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Tourer in San Francisco Jan. 1, 1912


AdamsBros
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I recently digitized my family photographs, including this one of my grandfather chauffeuring this tourer in San Francisco. The back of the photo reads: "Happy New Year, Jan. 1, 1912.

 

In addition to the overall shot, I zoomed  on the wheel bearing cap to find any clue as to the manufacturer.  I have eliminated many of the common 1911-1912 cars but still can't find this one. Any suggestions as to what it is? 

 

Thank you, in advance for your help.

 

IMG_5487.jpeg.21de8d7a0b437de5368cbe4131ca5419.jpegPhoto649569918399.1_inner_0-0-1000-0-0-765-1000-765.jpg.a64d004c1aed98787b70fc09c8a1187a.jpg

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35 minutes ago, AHa said:

That radiator looks like the later American Underslung but the chassis does not appear to be underslung. Is this possibly one of the rare overslung Americans?

 

Interesting thought. I hadn't gone into the history of American until now. My 1982 copy of The Standard Catalog suggests that Harry Stutz designed the 'regular' chassis models which were only available from 1909 to 1911, although for 1910 and 1911 there only a limousine. 

 

In 1909 there were three regular models, the 7 passenger Tourist at $4,000, and the 5 passenger Gadabout and Wayfarer, both at $3,750. Prices in the same area as the underslung models.

 

There are some pics and specs here - American Underslung new and classic car specs (carfolio.com)

 

This is the Wayfarer - maybe this predates the models with the raised hood section -  See the source image

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Lower in this forum you can find the American Underslung thread with pictures of the underslungs. The radiator is quite distinctive. The American Wayfarer, depicted above, is an overslung model. I think what we have in the OP's picture is an American Underslung in the oversprung configuration. Interesting to note the front doors have hardware hinges attached to the outside of the body.

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Uploaded a few GJG images. In most car magazines like The Horseless Age, Cycle and Automobile Trade Journal and MoToR, articles on the GJG can be found. The uploaded image of the Scout is from MoToR. The article in The Horseless Age also shows the other regular model, the Pirate. The photo of the racer (showing more clearly the radiator shape) can be found in the Detroit Public Library, where only photos of chassis and racers of this type are available. Other photos show the 1912 Junior, an attractive, but much smaller model, and with a conventional, roundish radiator top.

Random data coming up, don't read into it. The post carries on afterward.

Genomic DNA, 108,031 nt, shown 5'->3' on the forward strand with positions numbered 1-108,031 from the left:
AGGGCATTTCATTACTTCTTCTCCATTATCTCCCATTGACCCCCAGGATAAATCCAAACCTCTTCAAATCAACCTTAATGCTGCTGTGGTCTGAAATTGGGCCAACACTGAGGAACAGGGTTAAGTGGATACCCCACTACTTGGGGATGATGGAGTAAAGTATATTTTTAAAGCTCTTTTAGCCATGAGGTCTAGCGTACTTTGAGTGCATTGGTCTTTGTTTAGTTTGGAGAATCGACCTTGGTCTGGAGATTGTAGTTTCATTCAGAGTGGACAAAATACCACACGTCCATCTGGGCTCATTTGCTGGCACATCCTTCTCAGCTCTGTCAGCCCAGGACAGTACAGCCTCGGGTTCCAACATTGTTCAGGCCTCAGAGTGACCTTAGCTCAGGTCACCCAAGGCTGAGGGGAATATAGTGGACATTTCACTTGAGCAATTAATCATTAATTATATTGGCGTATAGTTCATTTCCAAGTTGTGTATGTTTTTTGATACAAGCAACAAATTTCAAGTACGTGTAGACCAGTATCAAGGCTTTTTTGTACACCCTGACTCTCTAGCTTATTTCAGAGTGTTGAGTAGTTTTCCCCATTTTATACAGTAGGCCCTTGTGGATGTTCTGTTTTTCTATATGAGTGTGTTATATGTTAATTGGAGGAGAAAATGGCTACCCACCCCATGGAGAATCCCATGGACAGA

MoToR 1910-4 p.78.jpg

HA Vol.25 p.928.jpg

GJG 1912 racer.jpg

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Now that's a gas tank ! It looks huge unless it is quite narrow compared to most others from this time frame. Also note the length of the pitman arm. I don't recall ever seeing one that put the drag link at such an extreme angle. But generally the pitman arm shaft is either on top of the frame rail or goes through it. On this car the shaft is underneath the frame, quite unusual compared to what is generally done. 

Great photo !

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8 hours ago, 1912Staver said:

Now that's a gas tank ! It looks huge unless it is quite narrow compared to most others from this time frame. Also note the length of the pitman arm. I don't recall ever seeing one that put the drag link at such an extreme angle. But generally the pitman arm shaft is either on top of the frame rail or goes through it. On this car the shaft is underneath the frame, quite unusual compared to what is generally done. 

Great photo !

I can't say I have thought much about the geometry you mention but the angle of the drag link on the car above is not too dissimilar to our 1926 Pontiac. As far as I know it has never been apart. Finding a bare chassis photo of other cars of the era to compare it with might not be easy.

 

Btw in the latest event the Pontiac used for, an off road trial, it 'failed to proceed' partway through the day, which turned out to be due to a broken axle (left rear). It broke at the point where the spline begins just out of the diff unit. The axle looked to be a replacement from way back in the day. A spare has been found which will be fitted soon. We have never separated the engine and gearbox so the opportunity will be taken to sort the clutch which has always been a lot less than perfect.

 

 

Hadstock 18 J McD photo (2).jpg

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